# Eigenvalue Solution Changes as Mesh changes

Asked by Houdong Hu on 2013-03-20

Originally I try to use adaptive mesh to solve some eigenvalue problems. But the results I get are far from the real values. Finally I test it with 1D harmonic oscilator and uniform mesh, and I find the calculated eigenvalue is proportional to the mesh size.

I also test the demo examples in dolfin/demo/la/eigenvalue/python/demo_eigenvalue.py, which has the same problem.
When I run "demo_eigenvalue.py", I get the result is about 10
If I add "mesh=refine(mesh)" and run it again, I get the result is about 6

Is the eigenvalue solution should be independent with the mesh size?

## Question information

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Solved by:
Houdong Hu
Solved:
2013-03-20
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2013-03-20
2013-03-20

## This question was reopened

 Jan Blechta (blechta) said on 2013-03-20: #1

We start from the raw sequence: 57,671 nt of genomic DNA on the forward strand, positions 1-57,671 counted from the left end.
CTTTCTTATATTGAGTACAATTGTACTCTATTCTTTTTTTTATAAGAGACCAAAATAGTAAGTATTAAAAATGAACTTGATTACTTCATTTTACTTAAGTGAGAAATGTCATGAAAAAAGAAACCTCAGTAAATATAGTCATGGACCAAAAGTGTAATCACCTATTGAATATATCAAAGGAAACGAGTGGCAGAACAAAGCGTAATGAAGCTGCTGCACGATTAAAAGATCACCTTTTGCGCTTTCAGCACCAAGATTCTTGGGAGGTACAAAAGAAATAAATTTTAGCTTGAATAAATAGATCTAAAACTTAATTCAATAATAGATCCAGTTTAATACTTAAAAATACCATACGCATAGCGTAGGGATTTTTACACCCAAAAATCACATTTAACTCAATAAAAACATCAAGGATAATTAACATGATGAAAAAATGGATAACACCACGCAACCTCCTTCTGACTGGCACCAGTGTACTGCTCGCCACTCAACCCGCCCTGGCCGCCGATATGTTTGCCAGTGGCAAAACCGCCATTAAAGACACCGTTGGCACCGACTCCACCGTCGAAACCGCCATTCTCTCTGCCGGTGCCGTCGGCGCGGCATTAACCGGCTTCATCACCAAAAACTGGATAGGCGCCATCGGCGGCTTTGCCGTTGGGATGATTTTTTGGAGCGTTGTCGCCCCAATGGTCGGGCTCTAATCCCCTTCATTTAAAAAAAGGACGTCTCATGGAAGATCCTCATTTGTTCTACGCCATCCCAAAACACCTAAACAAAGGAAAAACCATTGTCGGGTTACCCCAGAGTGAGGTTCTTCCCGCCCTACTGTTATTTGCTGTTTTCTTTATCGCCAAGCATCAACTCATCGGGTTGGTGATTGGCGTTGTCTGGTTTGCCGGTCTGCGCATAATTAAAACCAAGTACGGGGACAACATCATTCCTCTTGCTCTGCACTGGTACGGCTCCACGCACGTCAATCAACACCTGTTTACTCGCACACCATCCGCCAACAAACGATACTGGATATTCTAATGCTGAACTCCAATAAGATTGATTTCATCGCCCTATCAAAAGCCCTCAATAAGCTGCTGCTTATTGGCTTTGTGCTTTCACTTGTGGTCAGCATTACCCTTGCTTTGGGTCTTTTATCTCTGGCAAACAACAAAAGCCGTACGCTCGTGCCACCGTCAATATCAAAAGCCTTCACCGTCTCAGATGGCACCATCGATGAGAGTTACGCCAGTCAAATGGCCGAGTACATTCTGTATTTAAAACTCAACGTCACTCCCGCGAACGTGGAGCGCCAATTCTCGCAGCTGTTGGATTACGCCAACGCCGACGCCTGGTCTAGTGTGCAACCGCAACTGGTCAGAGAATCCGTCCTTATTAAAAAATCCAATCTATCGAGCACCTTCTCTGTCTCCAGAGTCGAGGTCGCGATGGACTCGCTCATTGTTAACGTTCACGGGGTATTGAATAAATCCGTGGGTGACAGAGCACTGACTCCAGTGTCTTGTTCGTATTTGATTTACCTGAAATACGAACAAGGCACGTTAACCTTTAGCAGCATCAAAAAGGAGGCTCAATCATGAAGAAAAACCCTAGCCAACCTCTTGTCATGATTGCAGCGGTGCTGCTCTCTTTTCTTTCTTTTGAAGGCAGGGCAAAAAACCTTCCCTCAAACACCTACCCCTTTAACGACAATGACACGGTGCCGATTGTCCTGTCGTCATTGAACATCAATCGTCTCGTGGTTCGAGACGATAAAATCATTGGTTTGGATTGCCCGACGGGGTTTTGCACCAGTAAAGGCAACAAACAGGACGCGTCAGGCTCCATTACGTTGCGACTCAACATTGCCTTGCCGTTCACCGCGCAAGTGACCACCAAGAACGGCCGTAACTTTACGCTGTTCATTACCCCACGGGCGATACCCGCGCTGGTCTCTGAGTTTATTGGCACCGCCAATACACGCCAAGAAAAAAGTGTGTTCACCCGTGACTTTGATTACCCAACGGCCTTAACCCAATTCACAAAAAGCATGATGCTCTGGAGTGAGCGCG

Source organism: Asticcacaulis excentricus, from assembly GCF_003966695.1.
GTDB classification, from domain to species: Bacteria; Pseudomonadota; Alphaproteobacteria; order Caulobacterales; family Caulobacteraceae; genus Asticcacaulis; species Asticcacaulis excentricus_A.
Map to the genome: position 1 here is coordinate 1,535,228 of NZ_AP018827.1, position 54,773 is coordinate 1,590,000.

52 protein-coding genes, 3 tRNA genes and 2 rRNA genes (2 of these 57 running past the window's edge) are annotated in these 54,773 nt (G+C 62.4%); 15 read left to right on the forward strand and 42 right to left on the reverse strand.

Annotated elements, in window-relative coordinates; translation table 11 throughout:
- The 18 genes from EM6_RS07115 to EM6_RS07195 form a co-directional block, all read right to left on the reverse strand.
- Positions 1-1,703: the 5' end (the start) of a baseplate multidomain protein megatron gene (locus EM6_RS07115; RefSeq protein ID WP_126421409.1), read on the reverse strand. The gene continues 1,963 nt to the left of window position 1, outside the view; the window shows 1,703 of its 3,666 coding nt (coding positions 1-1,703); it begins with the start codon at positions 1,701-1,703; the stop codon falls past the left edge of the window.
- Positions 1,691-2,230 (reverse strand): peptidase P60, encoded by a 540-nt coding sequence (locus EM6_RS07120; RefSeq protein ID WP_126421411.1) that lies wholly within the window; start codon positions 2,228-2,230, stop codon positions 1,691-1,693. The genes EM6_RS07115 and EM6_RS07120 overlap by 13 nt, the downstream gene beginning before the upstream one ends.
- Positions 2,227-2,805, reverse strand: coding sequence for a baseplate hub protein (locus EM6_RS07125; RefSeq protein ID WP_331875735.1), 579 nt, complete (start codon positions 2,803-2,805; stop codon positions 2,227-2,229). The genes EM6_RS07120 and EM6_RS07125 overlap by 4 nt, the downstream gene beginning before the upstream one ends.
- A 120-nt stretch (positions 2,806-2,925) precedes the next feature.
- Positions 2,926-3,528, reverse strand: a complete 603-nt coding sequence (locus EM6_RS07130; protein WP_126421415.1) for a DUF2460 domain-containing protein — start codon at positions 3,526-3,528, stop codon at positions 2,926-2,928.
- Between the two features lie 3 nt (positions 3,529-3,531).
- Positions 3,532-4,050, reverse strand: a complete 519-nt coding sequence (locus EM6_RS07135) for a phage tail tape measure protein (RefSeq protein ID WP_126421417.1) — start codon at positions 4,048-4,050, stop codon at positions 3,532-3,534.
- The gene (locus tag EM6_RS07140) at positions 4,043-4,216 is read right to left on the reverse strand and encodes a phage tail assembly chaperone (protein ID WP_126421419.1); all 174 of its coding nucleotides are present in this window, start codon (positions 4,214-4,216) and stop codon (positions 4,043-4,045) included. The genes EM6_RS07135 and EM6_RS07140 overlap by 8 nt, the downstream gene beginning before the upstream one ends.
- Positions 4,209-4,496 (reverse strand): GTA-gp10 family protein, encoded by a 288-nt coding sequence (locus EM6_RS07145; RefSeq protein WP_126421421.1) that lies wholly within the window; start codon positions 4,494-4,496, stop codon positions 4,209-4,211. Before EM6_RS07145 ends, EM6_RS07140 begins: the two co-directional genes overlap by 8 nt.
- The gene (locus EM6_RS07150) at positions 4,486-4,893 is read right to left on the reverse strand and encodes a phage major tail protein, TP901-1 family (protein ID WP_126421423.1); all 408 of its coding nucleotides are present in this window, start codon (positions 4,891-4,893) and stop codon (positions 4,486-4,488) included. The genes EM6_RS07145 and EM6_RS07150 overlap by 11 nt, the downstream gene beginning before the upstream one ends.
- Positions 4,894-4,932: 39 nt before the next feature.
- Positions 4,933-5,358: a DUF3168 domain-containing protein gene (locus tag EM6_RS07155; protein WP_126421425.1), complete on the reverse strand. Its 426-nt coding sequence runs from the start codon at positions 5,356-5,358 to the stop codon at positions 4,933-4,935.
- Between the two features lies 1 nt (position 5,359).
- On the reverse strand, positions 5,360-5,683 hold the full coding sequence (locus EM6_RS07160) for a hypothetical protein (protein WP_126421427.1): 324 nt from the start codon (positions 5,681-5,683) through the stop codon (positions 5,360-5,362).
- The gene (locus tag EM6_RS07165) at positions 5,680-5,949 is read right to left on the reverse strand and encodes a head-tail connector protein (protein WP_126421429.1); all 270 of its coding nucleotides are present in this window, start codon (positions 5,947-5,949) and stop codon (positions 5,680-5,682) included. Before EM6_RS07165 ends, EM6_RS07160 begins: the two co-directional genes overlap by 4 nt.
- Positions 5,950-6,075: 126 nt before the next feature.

An assembled matrix of whatever operator is typpicaly dependent on mesh size. Hence are eigenvalues.

 Jan Blechta (blechta) said on 2013-03-20: #2

On Wed, 20 Mar 2013 12:21:02 -0000
Jan Blechta <email address hidden> wrote:
> Question #224702 on DOLFIN changed:
>
>
> Jan Blechta proposed the following answer:
> An assembled matrix of whatever operator is typpicaly dependent on
> mesh size. Hence are eigenvalues.
>

I was thinking and realized that this is not good explanation. Better
way to look at it is that if you halve mesh step then you enlarge
(finite-dimensional) domain of operator whose eigenvalues you search.
And that can have very problem-specific conclusions. For example when
operator represents harmonic oscilator you can't wonder that finer mesh
supports shorter wave-lengths, can you?

Jan

 Houdong Hu (vincehouhou) said on 2013-03-20: #3

I see the problem,

Eigenvalue problems is Ax=lamda Mx, A is the coefficient matrix, and M is the basis normalization matrix. Originally I though I only need to set up A, and M will be set up automatically. Now it seems you have to set both A and M to solve the eigenvalue problem.

I think people are more interested in the real eigenvalue problem, not just the eigenvalue of A.

Thanks~